Wednesday 22 November 2017

Three jobs

Three jobs today for our gang:

- Clipping up at Broadway, both rail heads
- Chairing up sleepers at Winchcombe
- Sweeping rail at Buckland in preparation for stressing, due some time in mid - December.

There was another job as well of course: find the mess coach! Once we overcame this hurdle, Paul awaited us with tea and a mince pie with icing on top. Life is good!

We found the mess coach hidden behind this Peak.
Sneaky, but we found you.

It's parked very close though.

The next job, before we even started at Broadway, was to open the box van doors to get the tools out. Parking a 133 ton weight in front of the doors is a great way to stop theft.

H-o-w-e-v-e-r ...... how do we get in? A very thin PWay gang member (these are very few in number) had to slide in between Peak and van to hand out the brushes and tools that we needed at Buckland.

Then on to Broadway for clipping up. Saturday's somewhat moist laying marathon left several panels on both sides still requiring Panlock clips to secure the bullhead rail to the chairs.

A second group split off to do the stretch in front of the goods shed (one sleeper in 5, until the fishplates are on)

Over the last 2 days Steve and Adam have been busy, and the trackbed now ready for laying has been advanced over the bridge with Terram and fresh ballast. Just a few yards now separate the north and south ballast beds, and the gap is basically the site for the future southern turnout.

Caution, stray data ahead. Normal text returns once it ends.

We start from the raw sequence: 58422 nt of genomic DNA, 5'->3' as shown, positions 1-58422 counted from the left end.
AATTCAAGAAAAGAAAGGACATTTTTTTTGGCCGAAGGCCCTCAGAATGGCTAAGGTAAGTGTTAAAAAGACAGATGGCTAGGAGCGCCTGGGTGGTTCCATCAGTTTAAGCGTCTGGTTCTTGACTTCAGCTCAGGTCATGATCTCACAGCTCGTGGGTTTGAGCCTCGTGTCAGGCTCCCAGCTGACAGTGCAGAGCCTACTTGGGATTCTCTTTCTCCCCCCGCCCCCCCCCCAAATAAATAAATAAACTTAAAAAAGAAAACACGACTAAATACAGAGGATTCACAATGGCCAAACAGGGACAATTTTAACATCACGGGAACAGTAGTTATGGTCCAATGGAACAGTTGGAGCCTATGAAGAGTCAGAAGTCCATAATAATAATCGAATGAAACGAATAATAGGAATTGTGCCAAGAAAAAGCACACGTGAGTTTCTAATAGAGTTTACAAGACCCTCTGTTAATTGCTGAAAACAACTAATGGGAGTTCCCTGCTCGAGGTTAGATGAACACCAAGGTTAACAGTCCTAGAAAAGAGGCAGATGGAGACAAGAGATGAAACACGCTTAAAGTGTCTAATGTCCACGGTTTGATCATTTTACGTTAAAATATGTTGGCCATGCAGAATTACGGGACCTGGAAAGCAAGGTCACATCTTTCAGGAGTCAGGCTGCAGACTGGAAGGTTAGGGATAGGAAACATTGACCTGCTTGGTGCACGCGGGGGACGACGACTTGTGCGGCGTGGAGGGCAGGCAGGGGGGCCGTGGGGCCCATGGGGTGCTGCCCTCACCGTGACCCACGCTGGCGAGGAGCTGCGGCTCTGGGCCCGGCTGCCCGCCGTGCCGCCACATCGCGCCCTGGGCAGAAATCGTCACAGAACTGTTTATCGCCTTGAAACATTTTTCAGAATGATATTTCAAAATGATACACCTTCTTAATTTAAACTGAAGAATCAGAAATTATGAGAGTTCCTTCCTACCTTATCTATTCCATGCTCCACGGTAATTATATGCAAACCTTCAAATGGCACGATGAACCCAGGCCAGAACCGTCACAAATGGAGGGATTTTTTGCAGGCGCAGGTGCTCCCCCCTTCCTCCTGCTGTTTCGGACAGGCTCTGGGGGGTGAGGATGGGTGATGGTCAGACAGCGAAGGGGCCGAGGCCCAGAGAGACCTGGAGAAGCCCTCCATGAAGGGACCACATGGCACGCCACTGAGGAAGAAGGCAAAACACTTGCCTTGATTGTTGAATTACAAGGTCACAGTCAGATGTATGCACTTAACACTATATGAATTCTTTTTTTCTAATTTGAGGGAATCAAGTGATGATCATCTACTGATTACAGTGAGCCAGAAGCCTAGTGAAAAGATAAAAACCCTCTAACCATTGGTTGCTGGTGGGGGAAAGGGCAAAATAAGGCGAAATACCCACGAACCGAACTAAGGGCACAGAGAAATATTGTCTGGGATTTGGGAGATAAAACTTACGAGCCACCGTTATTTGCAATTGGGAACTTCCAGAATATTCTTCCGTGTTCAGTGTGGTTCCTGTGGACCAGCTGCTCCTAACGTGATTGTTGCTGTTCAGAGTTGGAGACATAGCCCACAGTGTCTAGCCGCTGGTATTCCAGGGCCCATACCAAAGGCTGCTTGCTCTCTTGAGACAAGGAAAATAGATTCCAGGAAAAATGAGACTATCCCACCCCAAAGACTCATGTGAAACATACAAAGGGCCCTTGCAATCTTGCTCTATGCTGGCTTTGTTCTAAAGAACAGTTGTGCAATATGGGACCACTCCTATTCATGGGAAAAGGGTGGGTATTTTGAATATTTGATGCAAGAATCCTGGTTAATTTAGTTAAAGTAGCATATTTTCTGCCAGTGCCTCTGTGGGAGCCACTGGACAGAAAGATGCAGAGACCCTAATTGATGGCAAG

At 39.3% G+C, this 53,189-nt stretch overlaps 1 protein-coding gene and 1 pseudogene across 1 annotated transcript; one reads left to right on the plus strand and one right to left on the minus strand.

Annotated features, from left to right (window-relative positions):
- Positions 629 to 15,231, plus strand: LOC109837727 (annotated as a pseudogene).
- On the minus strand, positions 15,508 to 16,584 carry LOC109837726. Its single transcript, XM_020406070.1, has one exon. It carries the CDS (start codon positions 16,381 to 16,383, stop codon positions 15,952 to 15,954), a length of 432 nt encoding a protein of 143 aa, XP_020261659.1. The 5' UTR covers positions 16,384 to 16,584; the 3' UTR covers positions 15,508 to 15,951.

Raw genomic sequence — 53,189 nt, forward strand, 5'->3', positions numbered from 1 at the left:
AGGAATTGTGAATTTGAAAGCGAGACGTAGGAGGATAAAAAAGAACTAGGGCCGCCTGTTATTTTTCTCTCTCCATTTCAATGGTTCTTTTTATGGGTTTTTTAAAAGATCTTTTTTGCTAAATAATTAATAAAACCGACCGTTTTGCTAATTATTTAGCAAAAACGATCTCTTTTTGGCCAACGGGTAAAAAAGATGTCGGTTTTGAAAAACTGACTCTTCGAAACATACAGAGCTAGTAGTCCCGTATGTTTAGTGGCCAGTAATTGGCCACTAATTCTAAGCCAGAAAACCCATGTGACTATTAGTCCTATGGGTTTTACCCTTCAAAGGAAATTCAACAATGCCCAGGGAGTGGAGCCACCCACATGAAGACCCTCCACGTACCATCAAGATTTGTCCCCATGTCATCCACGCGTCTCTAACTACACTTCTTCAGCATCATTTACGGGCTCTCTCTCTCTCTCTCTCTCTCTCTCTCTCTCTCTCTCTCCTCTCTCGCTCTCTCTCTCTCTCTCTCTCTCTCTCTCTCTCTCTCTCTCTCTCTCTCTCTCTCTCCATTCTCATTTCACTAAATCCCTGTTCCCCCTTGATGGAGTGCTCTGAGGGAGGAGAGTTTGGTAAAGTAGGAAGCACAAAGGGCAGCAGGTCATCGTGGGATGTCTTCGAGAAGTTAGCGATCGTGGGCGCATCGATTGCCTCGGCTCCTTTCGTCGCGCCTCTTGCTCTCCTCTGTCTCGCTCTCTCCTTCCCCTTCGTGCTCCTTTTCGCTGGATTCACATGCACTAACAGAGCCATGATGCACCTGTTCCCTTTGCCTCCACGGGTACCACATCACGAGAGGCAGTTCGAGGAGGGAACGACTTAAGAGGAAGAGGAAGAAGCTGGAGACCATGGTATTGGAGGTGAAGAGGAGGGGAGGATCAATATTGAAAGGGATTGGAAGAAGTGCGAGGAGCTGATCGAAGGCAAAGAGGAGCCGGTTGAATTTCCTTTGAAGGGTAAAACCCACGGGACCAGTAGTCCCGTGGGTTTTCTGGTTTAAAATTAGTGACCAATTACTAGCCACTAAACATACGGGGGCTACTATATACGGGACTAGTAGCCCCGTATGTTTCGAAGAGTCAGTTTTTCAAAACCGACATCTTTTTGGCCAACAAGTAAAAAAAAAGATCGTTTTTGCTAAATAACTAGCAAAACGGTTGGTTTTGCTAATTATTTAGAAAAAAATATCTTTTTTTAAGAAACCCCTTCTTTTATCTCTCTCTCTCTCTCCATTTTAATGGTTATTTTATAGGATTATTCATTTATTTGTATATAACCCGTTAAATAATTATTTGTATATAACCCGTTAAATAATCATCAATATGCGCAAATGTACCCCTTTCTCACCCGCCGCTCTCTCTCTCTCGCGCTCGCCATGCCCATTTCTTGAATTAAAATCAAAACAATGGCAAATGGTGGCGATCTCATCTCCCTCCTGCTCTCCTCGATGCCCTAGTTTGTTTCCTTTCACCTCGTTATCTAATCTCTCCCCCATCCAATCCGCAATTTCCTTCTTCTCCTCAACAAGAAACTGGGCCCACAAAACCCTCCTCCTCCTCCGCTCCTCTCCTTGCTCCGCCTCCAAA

As we sorted out some clipping up tools Steve and Adam were still levelling off the ballast bed over the bridge. This area here is the end of the double track through the station, here fitted with Terram due to the slushy ground beneath.

As we chatted with Steve for an update, Adam brought up a final load of ballast, which he spread out over the bridge. They spent the rest of the day moving infill around for the station site, and demolishing the concrete base of the bric-a-brac shed (whose temporary planning permission expires this year).

Here's the station gang clipping up. It's a slow job, as the ballast bed undulates very slightly, so some sleepers are lower than others and this makes it difficult to put the rail right down into the chair. There was lots of fiddling around with bars and fulcrums, and one of the Pan Pullers needs some work done on it as it is very loose, so kept slipping off the job. Luckily we had a second.

A passing Apache is always very exciting. You can hear its distinctive sound a few seconds before it appears, so giving time to whip out the camera and take a picture with the signal box on.

Thar she goes.
Ours are equipped with a 30mm canon - can you imagine a gun barrel of 30mm diameter? It seems huge. Those pods underneath also hold rockets, so better give them a friendly wave.

What do you mean - there's tea?

It was very windy today, so we were glad to get away from those breezy embankments and get back to the mess coach at Toddy for a nice cup of tea, and with luck, a warming meal from Paul.